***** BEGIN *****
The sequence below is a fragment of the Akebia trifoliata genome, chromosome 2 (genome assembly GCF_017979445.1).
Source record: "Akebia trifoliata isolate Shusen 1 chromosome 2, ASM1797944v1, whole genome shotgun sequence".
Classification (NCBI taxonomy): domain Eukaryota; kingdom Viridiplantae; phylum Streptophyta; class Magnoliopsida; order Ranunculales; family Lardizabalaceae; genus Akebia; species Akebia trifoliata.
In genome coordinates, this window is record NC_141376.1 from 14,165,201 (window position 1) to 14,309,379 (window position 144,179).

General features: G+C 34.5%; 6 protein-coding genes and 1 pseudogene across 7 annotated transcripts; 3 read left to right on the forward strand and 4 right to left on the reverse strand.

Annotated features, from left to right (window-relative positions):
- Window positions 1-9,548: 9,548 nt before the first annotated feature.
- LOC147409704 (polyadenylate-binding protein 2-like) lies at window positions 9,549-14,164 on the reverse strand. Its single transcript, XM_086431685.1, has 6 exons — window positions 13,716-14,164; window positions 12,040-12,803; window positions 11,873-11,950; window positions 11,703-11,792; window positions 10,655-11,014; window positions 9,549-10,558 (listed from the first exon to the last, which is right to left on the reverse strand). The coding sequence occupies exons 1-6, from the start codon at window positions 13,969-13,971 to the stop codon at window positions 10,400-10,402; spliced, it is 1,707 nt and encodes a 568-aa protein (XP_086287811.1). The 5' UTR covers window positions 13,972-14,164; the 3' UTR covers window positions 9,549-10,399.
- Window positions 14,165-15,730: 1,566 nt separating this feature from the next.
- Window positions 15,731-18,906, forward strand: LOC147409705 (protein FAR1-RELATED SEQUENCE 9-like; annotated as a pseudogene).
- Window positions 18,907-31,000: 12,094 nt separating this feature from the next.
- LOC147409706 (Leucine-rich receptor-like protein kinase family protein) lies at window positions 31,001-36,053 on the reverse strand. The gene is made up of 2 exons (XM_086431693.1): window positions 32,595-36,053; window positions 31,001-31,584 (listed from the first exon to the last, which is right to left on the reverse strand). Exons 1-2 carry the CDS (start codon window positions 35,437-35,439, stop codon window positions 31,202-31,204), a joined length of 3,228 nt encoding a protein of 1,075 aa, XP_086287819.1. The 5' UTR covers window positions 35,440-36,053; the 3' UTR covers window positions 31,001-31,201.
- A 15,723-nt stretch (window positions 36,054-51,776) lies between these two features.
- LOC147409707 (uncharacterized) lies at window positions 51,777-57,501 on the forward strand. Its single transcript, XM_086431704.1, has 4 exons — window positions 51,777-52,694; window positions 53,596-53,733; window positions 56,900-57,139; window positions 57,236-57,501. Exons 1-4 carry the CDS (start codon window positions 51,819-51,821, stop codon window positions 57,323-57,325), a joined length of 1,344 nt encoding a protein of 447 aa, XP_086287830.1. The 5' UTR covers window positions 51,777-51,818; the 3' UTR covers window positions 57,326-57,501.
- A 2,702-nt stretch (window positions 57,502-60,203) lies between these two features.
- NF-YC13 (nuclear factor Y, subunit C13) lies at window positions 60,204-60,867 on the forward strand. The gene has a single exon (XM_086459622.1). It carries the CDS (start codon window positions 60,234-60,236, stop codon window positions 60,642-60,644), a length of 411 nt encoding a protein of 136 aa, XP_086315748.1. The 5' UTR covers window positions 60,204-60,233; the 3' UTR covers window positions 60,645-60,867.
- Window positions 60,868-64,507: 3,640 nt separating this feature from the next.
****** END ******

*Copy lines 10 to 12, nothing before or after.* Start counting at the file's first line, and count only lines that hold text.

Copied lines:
- Window positions 15,731-18,906, forward strand: LOC147409705 (protein FAR1-RELATED SEQUENCE 9-like; annotated as a pseudogene).
- Window positions 18,907-31,000: 12,094 nt separating this feature from the next.
- LOC147409706 (Leucine-rich receptor-like protein kinase family protein) lies at window positions 31,001-36,053 on the reverse strand. The gene is made up of 2 exons (XM_086431693.1): window positions 32,595-36,053; window positions 31,001-31,584 (listed from the first exon to the last, which is right to left on the reverse strand). Exons 1-2 carry the CDS (start codon window positions 35,437-35,439, stop codon window positions 31,202-31,204), a joined length of 3,228 nt encoding a protein of 1,075 aa, XP_086287819.1. The 5' UTR covers window positions 35,440-36,053; the 3' UTR covers window positions 31,001-31,201.